GLANDORE pulled out all the stops for a visit from a delegation from China, which was hosted by Cork County Council, earlier this week.
It was the chef who was best able to explain why the visit was such a success.
Conor Sheridan of The Glandore Bistro was speaking on behalf of everyone working at the restaurant, a local kayaking business, and Glandore Sailing Club, as well as small and big business interests, and the producers who supplied the ingredients for a bijou banquet, when he said: ‘A huge amount of work went into arranging this evening as an adventure, not just a meal.’
Jim and Maria Kennedy, owners of Atlantic Sea Kayaking, who have become ambassadors for the great outdoors in West Cork, led the four women and one man on the delegation – people who have the power through their tourism companies and media connections to put West Cork on the map in China – to a mist-shrouded Drombeg Stone Circle near Glandore.
The stone circle was built in Neolithic times, but it still has the power to fascinate. Even through the soft rain and all pervasive grey it was a powerfully Celtic introduction for these visitors to the delights of West Cork.
A short mini-bus trip to the pier – surely the most impossibly pretty pier in all of West Cork – showed in a very interactive way how small businesses can turn big.
Local fisherman have for centuries landed their catch and lined it along the pier wall, but local businessman, Mel Bendon, the managing director of Glenmar Shellfish Ltd, was there to explain how vast Glenmar has become and how it is exporting huge quantities of live shellfish to China.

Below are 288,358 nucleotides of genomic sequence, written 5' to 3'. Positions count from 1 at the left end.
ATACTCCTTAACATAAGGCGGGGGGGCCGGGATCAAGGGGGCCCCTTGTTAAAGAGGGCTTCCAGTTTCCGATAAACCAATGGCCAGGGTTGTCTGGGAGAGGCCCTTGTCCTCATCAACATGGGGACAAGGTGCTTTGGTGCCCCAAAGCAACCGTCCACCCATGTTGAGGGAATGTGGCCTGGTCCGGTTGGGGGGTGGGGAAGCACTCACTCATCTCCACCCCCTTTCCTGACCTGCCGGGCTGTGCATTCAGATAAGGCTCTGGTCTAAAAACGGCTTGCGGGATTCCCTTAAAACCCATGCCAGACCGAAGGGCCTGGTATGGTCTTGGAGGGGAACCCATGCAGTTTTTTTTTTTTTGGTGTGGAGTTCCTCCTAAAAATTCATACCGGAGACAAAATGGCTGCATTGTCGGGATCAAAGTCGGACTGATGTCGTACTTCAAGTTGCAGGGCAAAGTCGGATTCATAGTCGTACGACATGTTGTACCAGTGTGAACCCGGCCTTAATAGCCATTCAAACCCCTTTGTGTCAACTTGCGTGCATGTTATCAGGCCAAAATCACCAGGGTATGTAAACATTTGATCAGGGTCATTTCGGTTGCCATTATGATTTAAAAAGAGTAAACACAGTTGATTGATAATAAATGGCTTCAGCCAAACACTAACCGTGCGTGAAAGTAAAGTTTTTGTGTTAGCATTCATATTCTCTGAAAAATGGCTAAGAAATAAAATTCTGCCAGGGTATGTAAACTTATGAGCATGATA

With the light fading to an opaque, velvety black, the pier was illuminated by raised canisters that crackled and blazed and set up into the sky a smell of wood and turf that mingled with the tang of salt on the air. It was all very atmospheric.
Conor and Christine Sheridan even thought to bring trays of hot whiskey to the pier, while some of the delegation grappled – in a gentle way – with the live lobsters and giant crabs.
The CEO of Spearline Labs, Kevin Buckley, was there too, plus other West Cork companies that the Local Enterprise Office have helped to develop over the years. Helen Collins and Fiona Field of the Taste of West Cork Food Festival were there to showcase what the area has to offer.
When everyone came in from the cold and the clinging damp, they passed a table in the restaurant’s antechamber that was laden with locally-produced food, and walked into the intimate restaurant made cheery by a huge roaring fire.
Above the fire, on a blackboard, 21-year old Amy Kiely from Baltimore – who has worked at The Glandore Bistro all summer – wrote ‘welcome’ in Chinese. She is in her final year studying Chinese at UCC and spent her previous academic year in China.
Conor and Christine had laid on a spread with three stunning appetisers, including crispy tempura calamari, followed by crab bisque, pan roasted fillet of salmon, and a second fish course of steamed plaice, and then ... a chocolate sphere and Irish Coffee to finish.